I am trying to detect rectangle document using opencv 4 android sdk . First i tried to detect it by finding contours but it is not working with multi color documents.You can check this link to get better idea : detecting multi color document with OpenCV4Android

I researched a lot and found that it can be done using houghline transform.So i followed following way to detect document:

original image -> cvtColor -> GaussianBlur filter -> dilate it to sharpen edges -> applied watershed image segmentation algorithm -> canny edge detection with dynamic otsu's threshold -> then applied hough line transform

what i did for hough line transform is:

Imgproc.HoughLinesP(watershedMat, lines, 1, Math.PI / 180, 50, 100, 50);

    List<Line> horizontals = new ArrayList<>();
    List<Line> verticals = new ArrayList<>();
    for (int x = 0; x < lines.rows(); x++)
        double[] vec = lines.get(x, 0);
        double x1 = vec[0],
                y1 = vec[1],
                x2 = vec[2],
                y2 = vec[3];
        Point start = new Point(x1, y1);
        Point end = new Point(x2, y2);
        Line line = new Line(start, end);
        if (Math.abs(x1 - x2) > Math.abs(y1-y2)) {
        } else if (Math.abs(x2 - x1) < Math.abs(y2 - y1)){

and from above list of horizontal and vertical lines , i am finding intersection points as below:

protected Point computeIntersection (Line l1, Line l2) {
    double x1 = l1._p1.x, x2= l1._p2.x, y1 = l1._p1.y, y2 = l1._p2.y;
    double x3 = l2._p1.x, x4 = l2._p2.x, y3 = l2._p1.y, y4 = l2._p2.y;
    double d = (x1 - x2) * (y3 - y4) - (y1 - y2) * (x3 - x4);

   // double angle = angleBetween2Lines(l1,l2);
    Log.e("houghline","angle between 2 lines = "+angle);
    Point pt = new Point();
    pt.x = ((x1 * y2 - y1 * x2) * (x3 - x4) - (x1 - x2) * (x3 * y4 - y3 * x4)) / d;
    pt.y = ((x1 * y2 - y1 * x2) * (y3 - y4) - (y1 - y2) * (x3 * y4 - y3 * x4)) / d;

  return pt;

and from that four intersection points i am drawing lines . So, far i am able to detect document through it . see below image :

enter image description here

but , when other objects are concernced with the document ,it tries to detect them also. i am going top to down rows and left to right cols to find intersections of the largest rectangle . I am getting following issues :

enter image description here enter image description here

As you can see in above images , when other object comes on the screen it is going to detect it too. How to detect only document ? and ignore other objects ? Here is my original image :

enter image description here

Any help will be highly appreciated !! thanks in advance

  • If the document is always the same you could use detector (ORB/SIFT/SURF) and descriptor on both the images (your captured and a copy of the document) and match the descriptors. This will most certainly fix your problem. You could also make the HoughLines method stricter so it only finds certain length of line segments and rejects the other.
    – Rick M.
    Jun 29, 2017 at 14:42
  • I am trying to detect different documents , so i can't use SIFT/SURF probably. Also , i tried houghlines with different rho, threshold values too. but, nothing is working ..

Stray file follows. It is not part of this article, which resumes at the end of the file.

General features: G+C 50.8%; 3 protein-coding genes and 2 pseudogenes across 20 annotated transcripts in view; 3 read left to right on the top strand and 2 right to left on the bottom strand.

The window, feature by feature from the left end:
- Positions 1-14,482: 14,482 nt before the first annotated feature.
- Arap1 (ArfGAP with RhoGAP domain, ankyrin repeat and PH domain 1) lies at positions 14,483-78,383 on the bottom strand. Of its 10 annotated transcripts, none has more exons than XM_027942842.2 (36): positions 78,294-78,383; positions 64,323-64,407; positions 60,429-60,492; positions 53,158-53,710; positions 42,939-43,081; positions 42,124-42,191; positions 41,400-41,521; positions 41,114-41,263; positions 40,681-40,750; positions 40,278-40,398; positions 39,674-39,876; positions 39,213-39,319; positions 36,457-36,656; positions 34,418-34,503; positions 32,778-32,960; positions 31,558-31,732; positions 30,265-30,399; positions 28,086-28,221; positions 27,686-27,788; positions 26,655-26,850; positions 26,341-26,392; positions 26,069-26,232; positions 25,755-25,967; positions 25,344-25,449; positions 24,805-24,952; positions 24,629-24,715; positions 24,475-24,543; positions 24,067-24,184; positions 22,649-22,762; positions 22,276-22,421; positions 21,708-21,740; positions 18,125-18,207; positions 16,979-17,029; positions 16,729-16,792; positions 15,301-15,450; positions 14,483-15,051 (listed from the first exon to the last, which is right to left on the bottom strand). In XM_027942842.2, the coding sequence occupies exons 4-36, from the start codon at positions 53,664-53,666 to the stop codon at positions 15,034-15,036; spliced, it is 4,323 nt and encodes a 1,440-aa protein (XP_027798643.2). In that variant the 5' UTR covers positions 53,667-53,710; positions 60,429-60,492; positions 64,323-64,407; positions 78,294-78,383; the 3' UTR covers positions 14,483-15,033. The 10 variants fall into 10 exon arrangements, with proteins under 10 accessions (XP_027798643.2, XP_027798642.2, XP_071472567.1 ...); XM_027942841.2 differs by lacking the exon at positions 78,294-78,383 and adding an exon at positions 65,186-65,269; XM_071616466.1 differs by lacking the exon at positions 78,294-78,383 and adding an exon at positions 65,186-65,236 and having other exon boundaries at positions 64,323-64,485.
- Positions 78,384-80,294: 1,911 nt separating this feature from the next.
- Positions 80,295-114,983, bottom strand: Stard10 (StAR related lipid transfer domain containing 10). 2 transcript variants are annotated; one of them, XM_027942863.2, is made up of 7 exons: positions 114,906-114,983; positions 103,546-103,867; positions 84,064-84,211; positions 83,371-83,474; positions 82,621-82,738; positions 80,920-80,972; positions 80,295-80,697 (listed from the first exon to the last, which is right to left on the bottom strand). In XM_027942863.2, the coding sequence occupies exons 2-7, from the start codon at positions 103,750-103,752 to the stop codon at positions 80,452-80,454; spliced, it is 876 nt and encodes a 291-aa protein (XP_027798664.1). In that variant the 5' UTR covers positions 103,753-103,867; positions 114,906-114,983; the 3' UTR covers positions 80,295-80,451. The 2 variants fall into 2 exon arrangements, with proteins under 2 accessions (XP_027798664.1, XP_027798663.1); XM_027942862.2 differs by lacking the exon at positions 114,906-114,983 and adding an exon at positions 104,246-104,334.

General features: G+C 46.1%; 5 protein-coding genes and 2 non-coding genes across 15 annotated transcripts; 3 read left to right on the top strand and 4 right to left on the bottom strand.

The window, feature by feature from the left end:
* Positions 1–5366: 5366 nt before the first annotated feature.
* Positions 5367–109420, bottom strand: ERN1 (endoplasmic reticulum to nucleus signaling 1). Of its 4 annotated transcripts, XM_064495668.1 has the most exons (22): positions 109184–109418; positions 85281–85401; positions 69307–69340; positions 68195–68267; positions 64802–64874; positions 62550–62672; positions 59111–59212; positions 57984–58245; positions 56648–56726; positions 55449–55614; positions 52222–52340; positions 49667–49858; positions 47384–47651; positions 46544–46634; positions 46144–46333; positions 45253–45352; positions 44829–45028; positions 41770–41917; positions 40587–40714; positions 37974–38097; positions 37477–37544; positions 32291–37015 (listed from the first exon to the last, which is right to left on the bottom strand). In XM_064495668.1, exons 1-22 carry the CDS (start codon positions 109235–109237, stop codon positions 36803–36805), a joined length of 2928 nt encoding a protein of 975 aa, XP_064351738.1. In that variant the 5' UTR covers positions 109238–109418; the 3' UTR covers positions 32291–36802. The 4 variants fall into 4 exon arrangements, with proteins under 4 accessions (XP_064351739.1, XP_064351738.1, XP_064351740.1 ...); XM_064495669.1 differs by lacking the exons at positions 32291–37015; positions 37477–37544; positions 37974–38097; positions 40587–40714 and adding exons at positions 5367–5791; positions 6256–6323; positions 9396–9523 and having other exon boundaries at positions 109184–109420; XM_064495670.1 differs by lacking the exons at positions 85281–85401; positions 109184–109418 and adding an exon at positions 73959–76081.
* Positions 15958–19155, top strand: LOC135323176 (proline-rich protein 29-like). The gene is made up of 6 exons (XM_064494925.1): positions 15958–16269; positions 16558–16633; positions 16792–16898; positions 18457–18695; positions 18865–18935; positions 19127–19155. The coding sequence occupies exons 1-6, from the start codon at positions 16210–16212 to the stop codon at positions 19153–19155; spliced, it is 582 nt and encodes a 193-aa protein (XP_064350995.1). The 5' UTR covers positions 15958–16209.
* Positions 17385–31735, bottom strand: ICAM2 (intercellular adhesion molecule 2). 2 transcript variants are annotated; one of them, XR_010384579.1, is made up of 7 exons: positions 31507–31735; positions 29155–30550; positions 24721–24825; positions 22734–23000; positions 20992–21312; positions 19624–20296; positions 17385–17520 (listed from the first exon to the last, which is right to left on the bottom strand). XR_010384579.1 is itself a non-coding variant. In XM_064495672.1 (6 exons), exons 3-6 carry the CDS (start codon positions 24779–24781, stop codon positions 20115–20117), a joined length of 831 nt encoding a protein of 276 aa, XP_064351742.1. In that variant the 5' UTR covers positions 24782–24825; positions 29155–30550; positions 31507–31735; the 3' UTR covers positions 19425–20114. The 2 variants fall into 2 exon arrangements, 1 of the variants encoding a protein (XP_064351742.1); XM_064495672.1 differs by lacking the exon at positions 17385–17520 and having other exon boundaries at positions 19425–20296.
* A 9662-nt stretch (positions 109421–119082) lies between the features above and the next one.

– ImLearning
    Jun 30, 2017 at 4:24
  • Can you upload the original image? without the overlay?
    – Rick M.
    Jun 30, 2017 at 7:58
  • hii @Rick M. thanks for reply . I updated original image
    – ImLearning
    Jun 30, 2017 at 8:48

1 Answer 1


General infos

  • I'm using OpenCV 3.2.0 on Windows 10, however all of the mentioned functionality should be available in 2.4 and or Android.
  • I've resized the image for better visualization. This does not affect the current approach to solve the problem, however if we were to use some sort of edge detection, we absolutely should use the orignial image size.
  • The current solution provided uses a lot of custom functiality (LAB color detection, contour size analysis, etc.) which cannot be pulished here. If you need help for specific areas you can of course ask for help in the comments.

General observation of the problem

There are several reasons why your previous approaches did not work. Before we get to the solution, here are some observations that need to be considered:

  • You have an object that contains both darker and brighter elements compared to the background.
  • You have an object that consists of rather distinct parts regarding both brightness and color, as well es general homogeneity. In fact, the object is split by a section that looks a lot like the background.
  • You have background objects that are clearly distinguishable from the general background (e.g. the black object in the upper right corner).
  • The object is often captured from a slightly tilted perspective. This causes a perspective transformation of the otherwise rectangular object.


Considering the obove mentioned observations, I don't think simple thresholding or edge detection will yield any reliable results, especially when looking at the variations between the different images of the same scene. As a solution, I'd propose foreground and/or background color detection and classification via LAB or HSV color space. Sample images of the most prominent colors should be used to classify the respective areas. E.g. for the foreground the dark and bright red as well as the gold/yellowish color of the book. The background consists of a rather homogeneous grayish color which can be used for its detection. Potential algorithm: